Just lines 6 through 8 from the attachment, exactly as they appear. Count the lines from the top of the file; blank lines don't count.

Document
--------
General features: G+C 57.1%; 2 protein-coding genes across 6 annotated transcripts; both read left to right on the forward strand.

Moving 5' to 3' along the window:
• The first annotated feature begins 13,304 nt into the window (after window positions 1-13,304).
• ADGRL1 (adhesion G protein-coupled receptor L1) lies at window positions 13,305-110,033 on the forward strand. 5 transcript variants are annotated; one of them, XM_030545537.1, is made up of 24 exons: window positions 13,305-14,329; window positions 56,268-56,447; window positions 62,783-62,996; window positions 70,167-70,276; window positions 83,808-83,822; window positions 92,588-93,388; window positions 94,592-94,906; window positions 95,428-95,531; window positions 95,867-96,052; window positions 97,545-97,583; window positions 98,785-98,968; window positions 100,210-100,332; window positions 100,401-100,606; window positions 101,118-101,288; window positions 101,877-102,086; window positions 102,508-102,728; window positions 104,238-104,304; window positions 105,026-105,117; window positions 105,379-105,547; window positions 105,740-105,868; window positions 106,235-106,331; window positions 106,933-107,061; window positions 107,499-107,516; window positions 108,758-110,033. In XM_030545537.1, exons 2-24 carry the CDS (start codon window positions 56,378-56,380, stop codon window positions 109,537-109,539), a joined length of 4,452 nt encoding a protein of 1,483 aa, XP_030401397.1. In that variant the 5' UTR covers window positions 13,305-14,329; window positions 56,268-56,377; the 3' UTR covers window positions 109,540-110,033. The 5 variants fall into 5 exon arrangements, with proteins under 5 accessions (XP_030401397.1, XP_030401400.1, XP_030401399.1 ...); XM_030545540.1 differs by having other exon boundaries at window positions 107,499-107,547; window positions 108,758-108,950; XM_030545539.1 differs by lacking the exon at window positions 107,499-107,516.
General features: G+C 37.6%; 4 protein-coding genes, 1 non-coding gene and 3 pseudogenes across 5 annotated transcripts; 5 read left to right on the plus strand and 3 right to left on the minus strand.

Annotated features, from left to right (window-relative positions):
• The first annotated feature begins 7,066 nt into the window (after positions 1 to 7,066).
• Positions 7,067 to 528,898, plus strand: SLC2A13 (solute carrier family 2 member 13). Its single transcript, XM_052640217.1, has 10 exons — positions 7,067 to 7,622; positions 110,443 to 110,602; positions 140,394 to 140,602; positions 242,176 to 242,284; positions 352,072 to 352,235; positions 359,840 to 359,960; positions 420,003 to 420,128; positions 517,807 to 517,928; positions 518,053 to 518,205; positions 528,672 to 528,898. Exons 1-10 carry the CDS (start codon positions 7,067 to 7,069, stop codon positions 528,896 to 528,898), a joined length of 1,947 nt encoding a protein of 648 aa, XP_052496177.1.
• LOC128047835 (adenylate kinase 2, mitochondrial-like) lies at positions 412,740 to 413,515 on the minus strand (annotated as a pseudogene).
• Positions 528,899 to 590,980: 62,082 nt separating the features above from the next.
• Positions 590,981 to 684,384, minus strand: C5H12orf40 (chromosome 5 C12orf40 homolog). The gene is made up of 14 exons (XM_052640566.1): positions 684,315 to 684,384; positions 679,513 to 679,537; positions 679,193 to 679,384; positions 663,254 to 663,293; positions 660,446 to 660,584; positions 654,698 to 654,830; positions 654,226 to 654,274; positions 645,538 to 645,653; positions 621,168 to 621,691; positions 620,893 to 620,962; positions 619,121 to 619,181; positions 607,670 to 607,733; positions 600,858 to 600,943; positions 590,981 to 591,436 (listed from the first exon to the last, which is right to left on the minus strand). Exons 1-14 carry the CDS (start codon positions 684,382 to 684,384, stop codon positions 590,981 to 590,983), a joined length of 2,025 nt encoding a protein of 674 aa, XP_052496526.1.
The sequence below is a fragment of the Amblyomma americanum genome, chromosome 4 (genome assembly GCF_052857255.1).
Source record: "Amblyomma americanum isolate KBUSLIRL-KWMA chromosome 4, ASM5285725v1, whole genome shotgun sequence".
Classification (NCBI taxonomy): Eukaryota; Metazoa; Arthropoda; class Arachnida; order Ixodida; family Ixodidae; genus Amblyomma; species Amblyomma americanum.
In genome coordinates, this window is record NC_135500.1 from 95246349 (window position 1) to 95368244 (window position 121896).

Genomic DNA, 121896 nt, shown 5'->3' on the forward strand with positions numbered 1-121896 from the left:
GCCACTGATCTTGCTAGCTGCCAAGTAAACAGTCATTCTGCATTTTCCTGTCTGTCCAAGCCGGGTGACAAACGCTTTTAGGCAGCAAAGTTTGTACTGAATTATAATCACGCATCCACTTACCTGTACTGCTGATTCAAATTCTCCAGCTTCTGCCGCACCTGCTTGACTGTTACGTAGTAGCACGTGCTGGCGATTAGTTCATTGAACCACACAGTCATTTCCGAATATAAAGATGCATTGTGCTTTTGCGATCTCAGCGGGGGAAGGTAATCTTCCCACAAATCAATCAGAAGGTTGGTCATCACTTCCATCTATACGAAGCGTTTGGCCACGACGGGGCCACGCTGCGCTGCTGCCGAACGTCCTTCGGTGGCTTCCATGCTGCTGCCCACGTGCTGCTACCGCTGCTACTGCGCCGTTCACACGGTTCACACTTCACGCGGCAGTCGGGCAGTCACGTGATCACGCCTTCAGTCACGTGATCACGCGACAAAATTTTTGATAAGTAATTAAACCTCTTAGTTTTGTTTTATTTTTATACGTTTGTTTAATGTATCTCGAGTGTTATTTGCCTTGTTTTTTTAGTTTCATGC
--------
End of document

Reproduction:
Annotated features, from left to right (window-relative positions):
• The first annotated feature begins 7,066 nt into the window (after positions 1 to 7,066).
• Positions 7,067 to 528,898, plus strand: SLC2A13 (solute carrier family 2 member 13). Its single transcript, XM_052640217.1, has 10 exons — positions 7,067 to 7,622; positions 110,443 to 110,602; positions 140,394 to 140,602; positions 242,176 to 242,284; positions 352,072 to 352,235; positions 359,840 to 359,960; positions 420,003 to 420,128; positions 517,807 to 517,928; positions 518,053 to 518,205; positions 528,672 to 528,898. Exons 1-10 carry the CDS (start codon positions 7,067 to 7,069, stop codon positions 528,896 to 528,898), a joined length of 1,947 nt encoding a protein of 648 aa, XP_052496177.1.